News of his arrest began to spread, and the story caught the attention of the press because Dr. Hamilton was working on preparations with colleagues at Kingston University for the 400th anniversary of Shakespeare’s death when the Home Office’s minions scooped him up.

Everything is wrong with this affair, but perhaps its weirdest aspect is that his application was turned down because, as the Home Office said in its best officialese, “he did not satisfy the relevant criteria under the immigration rules.”  What are the rules for entering Britain these days?  Dr. Hamilton has a professional qualification provided by a British institution, and he has shown every sign of being capable of supporting himself.  The reason for arresting him was even weirder.  A Home Office notice given to Dr. Hamilton stated that he was detained because “your removal from the United Kingdom is imminent” and “you do not have enough close ties (e.g., family or friends) to make it likely that you will stay in one place.”  Slippery customers, these Shakespeare students.

Did it never occur to the morons in charge of Dr. Hamilton’s file that it would be a good idea to let him know his application had been turned down before issuing the order to arrest him?  They’d had plenty of time.  When the ruling on his application was handed to him at Morton Hall at the end of January it was dated December 9.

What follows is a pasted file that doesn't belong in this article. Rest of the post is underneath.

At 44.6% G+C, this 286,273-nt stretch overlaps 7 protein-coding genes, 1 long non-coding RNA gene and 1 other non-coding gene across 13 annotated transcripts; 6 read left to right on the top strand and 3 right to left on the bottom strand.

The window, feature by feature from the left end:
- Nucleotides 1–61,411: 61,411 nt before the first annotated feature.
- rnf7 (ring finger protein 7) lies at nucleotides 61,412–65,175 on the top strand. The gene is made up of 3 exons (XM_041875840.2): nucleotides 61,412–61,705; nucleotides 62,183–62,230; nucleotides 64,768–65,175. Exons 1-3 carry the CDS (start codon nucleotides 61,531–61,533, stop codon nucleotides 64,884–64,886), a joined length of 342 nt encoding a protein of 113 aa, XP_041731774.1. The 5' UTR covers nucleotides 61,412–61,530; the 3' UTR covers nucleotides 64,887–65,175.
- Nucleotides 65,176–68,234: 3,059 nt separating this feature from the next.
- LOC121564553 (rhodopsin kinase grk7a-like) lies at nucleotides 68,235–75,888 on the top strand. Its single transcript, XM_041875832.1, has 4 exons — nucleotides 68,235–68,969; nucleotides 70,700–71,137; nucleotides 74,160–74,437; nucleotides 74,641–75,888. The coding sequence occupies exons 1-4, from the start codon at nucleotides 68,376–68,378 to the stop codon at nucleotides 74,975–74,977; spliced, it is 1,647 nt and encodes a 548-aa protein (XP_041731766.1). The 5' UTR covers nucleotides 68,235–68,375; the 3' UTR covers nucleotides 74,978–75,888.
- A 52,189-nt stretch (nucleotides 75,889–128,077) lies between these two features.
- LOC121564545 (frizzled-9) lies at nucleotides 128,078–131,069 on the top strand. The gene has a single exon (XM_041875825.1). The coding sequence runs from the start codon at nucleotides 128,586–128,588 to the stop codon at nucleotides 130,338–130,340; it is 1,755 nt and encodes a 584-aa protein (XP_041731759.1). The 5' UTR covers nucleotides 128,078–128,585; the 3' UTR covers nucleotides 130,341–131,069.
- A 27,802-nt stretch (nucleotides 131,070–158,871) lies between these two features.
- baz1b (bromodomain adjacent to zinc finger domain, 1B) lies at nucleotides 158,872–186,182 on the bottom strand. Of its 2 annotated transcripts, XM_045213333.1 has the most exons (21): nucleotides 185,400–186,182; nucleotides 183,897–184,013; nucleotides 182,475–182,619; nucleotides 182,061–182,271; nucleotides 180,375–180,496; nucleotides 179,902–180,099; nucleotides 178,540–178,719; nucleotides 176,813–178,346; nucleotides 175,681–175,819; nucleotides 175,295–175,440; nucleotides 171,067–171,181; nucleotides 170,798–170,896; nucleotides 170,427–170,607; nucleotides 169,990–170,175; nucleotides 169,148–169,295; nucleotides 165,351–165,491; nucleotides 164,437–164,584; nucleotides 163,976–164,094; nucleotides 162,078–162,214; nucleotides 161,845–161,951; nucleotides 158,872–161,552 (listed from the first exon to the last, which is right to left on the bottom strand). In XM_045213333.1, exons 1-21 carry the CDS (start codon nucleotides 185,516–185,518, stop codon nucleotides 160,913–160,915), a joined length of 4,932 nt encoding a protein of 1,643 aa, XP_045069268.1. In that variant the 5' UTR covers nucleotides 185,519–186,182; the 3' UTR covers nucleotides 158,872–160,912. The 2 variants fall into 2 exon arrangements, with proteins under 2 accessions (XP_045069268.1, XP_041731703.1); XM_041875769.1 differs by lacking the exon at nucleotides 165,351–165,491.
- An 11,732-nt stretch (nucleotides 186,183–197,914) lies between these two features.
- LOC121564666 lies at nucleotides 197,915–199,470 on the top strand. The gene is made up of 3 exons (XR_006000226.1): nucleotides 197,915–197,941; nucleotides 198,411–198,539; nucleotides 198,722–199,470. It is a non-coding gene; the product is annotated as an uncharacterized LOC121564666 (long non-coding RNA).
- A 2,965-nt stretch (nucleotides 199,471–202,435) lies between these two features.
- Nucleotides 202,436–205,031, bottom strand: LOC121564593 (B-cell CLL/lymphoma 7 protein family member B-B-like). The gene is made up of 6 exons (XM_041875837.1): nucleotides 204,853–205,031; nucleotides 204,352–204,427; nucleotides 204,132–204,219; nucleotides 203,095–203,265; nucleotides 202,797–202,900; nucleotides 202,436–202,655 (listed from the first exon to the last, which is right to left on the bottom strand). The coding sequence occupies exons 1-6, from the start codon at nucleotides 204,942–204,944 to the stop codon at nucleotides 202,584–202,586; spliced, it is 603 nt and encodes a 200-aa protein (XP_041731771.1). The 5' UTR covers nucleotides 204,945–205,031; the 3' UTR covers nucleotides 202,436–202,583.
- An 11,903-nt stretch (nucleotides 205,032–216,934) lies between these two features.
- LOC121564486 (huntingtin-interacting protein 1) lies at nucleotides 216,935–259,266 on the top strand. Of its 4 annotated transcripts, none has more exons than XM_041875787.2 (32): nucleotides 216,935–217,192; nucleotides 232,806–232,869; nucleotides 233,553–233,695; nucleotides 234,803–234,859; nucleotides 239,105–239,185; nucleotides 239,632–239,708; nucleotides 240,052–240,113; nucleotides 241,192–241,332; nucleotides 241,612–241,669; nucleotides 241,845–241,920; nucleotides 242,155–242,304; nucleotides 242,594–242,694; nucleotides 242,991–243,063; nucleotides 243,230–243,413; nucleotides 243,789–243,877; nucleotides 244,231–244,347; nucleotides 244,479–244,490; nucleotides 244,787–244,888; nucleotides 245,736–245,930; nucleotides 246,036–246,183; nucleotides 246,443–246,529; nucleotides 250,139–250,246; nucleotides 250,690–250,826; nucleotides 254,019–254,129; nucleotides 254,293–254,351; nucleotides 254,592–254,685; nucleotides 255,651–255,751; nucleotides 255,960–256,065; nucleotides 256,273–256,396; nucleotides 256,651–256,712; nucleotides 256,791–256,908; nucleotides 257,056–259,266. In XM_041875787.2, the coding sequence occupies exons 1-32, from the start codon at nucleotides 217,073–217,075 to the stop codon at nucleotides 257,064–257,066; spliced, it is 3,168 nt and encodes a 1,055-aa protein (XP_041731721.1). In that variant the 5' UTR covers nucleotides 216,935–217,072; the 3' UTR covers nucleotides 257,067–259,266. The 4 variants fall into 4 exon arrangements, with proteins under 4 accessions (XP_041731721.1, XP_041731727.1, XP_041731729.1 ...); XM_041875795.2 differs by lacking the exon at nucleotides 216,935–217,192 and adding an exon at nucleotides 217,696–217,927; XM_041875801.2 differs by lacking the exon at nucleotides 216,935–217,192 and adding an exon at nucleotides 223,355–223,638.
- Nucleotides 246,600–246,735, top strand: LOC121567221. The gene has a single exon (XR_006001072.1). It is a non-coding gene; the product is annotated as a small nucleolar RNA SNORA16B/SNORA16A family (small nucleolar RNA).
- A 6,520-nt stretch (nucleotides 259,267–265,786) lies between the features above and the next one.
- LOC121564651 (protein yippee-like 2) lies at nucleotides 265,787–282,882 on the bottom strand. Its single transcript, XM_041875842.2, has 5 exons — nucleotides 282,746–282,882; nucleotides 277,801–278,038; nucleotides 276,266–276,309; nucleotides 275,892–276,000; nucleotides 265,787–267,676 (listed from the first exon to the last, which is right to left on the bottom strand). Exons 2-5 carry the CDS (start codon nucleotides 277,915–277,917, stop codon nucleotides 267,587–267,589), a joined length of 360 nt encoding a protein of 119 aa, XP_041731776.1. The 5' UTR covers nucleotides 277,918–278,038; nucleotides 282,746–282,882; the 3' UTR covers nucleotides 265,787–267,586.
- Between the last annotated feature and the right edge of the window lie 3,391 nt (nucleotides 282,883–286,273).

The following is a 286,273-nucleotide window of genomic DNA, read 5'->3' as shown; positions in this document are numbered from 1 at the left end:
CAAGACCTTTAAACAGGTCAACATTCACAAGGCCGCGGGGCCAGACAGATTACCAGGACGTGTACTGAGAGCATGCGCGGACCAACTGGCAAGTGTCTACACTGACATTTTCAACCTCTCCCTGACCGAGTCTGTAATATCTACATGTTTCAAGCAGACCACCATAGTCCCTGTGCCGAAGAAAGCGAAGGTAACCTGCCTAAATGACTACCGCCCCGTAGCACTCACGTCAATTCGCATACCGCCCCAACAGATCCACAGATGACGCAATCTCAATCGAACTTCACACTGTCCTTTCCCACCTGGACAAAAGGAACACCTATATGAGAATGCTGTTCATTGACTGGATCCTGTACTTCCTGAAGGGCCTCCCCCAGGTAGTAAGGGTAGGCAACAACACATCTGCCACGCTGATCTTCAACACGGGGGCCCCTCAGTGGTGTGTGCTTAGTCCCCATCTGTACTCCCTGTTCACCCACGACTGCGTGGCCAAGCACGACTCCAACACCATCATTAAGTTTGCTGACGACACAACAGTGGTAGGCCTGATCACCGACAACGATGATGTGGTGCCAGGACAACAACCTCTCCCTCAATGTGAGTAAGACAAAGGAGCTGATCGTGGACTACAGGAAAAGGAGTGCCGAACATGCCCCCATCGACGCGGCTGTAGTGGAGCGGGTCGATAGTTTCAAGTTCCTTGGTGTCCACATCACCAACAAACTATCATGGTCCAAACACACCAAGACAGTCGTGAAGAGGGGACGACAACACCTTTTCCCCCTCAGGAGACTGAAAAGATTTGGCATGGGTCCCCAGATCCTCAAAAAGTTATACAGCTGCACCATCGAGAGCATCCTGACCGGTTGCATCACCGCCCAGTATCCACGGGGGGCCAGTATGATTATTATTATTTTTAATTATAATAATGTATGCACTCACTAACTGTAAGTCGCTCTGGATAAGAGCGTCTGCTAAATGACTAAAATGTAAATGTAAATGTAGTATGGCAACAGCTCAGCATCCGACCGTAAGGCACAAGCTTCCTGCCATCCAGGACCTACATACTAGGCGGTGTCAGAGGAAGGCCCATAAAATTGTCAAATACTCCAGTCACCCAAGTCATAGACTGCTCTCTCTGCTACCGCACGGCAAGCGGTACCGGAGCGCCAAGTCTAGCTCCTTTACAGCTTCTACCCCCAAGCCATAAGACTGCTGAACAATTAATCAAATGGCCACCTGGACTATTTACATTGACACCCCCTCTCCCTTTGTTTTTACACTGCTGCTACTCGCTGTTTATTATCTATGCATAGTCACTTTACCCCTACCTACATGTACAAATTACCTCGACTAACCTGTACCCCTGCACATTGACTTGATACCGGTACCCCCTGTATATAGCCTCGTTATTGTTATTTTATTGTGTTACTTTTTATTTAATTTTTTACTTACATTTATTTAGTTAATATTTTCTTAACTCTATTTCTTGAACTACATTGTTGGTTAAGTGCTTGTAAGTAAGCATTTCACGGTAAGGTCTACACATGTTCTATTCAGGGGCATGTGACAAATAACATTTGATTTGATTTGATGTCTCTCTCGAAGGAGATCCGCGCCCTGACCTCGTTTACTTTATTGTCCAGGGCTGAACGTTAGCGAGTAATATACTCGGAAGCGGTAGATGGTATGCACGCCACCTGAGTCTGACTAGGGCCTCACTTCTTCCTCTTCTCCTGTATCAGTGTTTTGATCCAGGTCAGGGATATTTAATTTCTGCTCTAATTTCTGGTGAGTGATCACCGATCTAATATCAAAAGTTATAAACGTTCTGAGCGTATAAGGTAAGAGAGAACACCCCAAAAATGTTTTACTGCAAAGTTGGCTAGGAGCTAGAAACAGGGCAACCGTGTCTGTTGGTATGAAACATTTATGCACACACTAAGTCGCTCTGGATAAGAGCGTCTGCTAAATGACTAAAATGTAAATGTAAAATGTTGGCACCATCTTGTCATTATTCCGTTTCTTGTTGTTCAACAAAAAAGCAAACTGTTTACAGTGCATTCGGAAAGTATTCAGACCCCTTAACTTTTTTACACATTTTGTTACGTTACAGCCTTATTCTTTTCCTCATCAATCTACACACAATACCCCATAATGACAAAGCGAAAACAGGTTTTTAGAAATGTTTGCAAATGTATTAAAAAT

It quickly emerged, too, from comments on the blog started by his friends that what happened to him is not all that unusual.  Another former American student at the Shakespeare Institute wrote that, after the Brits rejected his request for an extension of his student visa, they confiscated his six-month-old daughter’s visa, and attached a statement informing her that she was illegally in the country, and was at risk of being arrested and forcibly deported within 30 days from the date of the letter.

So this is not the Britain we used to know.  Are we surprised?

Contemporary Western governments, all of them, are incapable of acting intelligently, whether in the interests of their people or of their friends—such as people like Dr. Hamilton—who only wish them well.  The overriding reason is that they are the captives of simultaneously evil and stupid progressive ideologies that force them to put the interests of their own people and their friends at the bottom of whatever bizarre list of priorities they carry about in their minds.  What is more, they and the people they employ are as stupid as the ideas that motivate them.